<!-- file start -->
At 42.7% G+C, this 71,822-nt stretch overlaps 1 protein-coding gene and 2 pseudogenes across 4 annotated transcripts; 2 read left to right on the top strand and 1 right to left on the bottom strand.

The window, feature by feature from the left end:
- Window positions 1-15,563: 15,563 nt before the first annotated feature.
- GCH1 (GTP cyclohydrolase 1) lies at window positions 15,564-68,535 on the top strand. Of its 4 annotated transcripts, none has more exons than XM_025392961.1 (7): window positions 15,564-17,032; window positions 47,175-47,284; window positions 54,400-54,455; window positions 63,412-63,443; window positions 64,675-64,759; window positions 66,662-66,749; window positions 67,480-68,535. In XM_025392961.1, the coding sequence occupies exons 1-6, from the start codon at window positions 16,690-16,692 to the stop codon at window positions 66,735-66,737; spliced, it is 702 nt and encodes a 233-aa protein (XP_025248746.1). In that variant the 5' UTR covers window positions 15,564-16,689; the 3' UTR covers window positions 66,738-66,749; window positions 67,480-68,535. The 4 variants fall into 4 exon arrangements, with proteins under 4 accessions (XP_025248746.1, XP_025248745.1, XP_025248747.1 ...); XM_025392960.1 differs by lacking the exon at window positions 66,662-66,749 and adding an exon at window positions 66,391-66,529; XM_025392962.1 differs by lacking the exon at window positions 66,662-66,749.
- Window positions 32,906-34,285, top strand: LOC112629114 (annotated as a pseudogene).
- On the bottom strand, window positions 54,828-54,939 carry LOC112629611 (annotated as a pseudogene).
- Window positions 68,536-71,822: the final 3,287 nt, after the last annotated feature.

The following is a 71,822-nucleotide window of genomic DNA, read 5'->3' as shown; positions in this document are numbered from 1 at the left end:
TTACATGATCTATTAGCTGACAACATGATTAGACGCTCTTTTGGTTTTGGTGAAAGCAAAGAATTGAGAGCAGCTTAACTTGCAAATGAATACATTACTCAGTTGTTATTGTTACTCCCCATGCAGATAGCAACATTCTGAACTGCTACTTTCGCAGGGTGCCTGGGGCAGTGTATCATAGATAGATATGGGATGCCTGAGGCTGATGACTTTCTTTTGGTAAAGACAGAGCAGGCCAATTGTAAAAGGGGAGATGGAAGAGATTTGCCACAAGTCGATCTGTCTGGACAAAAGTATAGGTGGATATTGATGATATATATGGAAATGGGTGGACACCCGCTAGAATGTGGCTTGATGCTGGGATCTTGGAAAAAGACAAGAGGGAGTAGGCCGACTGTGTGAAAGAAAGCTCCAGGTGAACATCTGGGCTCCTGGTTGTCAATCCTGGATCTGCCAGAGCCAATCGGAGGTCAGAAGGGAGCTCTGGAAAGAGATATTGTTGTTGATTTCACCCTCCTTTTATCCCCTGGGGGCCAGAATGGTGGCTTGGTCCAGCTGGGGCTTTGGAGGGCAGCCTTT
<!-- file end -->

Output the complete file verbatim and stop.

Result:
At 42.7% G+C, this 71,822-nt stretch overlaps 1 protein-coding gene and 2 pseudogenes across 4 annotated transcripts; 2 read left to right on the top strand and 1 right to left on the bottom strand.

The window, feature by feature from the left end:
- Window positions 1-15,563: 15,563 nt before the first annotated feature.
- GCH1 (GTP cyclohydrolase 1) lies at window positions 15,564-68,535 on the top strand. Of its 4 annotated transcripts, none has more exons than XM_025392961.1 (7): window positions 15,564-17,032; window positions 47,175-47,284; window positions 54,400-54,455; window positions 63,412-63,443; window positions 64,675-64,759; window positions 66,662-66,749; window positions 67,480-68,535. In XM_025392961.1, the coding sequence occupies exons 1-6, from the start codon at window positions 16,690-16,692 to the stop codon at window positions 66,735-66,737; spliced, it is 702 nt and encodes a 233-aa protein (XP_025248746.1). In that variant the 5' UTR covers window positions 15,564-16,689; the 3' UTR covers window positions 66,738-66,749; window positions 67,480-68,535. The 4 variants fall into 4 exon arrangements, with proteins under 4 accessions (XP_025248746.1, XP_025248745.1, XP_025248747.1 ...); XM_025392960.1 differs by lacking the exon at window positions 66,662-66,749 and adding an exon at window positions 66,391-66,529; XM_025392962.1 differs by lacking the exon at window positions 66,662-66,749.
- Window positions 32,906-34,285, top strand: LOC112629114 (annotated as a pseudogene).
- On the bottom strand, window positions 54,828-54,939 carry LOC112629611 (annotated as a pseudogene).
- Window positions 68,536-71,822: the final 3,287 nt, after the last annotated feature.

The following is a 71,822-nucleotide window of genomic DNA, read 5'->3' as shown; positions in this document are numbered from 1 at the left end:
TTACATGATCTATTAGCTGACAACATGATTAGACGCTCTTTTGGTTTTGGTGAAAGCAAAGAATTGAGAGCAGCTTAACTTGCAAATGAATACATTACTCAGTTGTTATTGTTACTCCCCATGCAGATAGCAACATTCTGAACTGCTACTTTCGCAGGGTGCCTGGGGCAGTGTATCATAGATAGATATGGGATGCCTGAGGCTGATGACTTTCTTTTGGTAAAGACAGAGCAGGCCAATTGTAAAAGGGGAGATGGAAGAGATTTGCCACAAGTCGATCTGTCTGGACAAAAGTATAGGTGGATATTGATGATATATATGGAAATGGGTGGACACCCGCTAGAATGTGGCTTGATGCTGGGATCTTGGAAAAAGACAAGAGGGAGTAGGCCGACTGTGTGAAAGAAAGCTCCAGGTGAACATCTGGGCTCCTGGTTGTCAATCCTGGATCTGCCAGAGCCAATCGGAGGTCAGAAGGGAGCTCTGGAAAGAGATATTGTTGTTGATTTCACCCTCCTTTTATCCCCTGGGGGCCAGAATGGTGGCTTGGTCCAGCTGGGGCTTTGGAGGGCAGCCTTT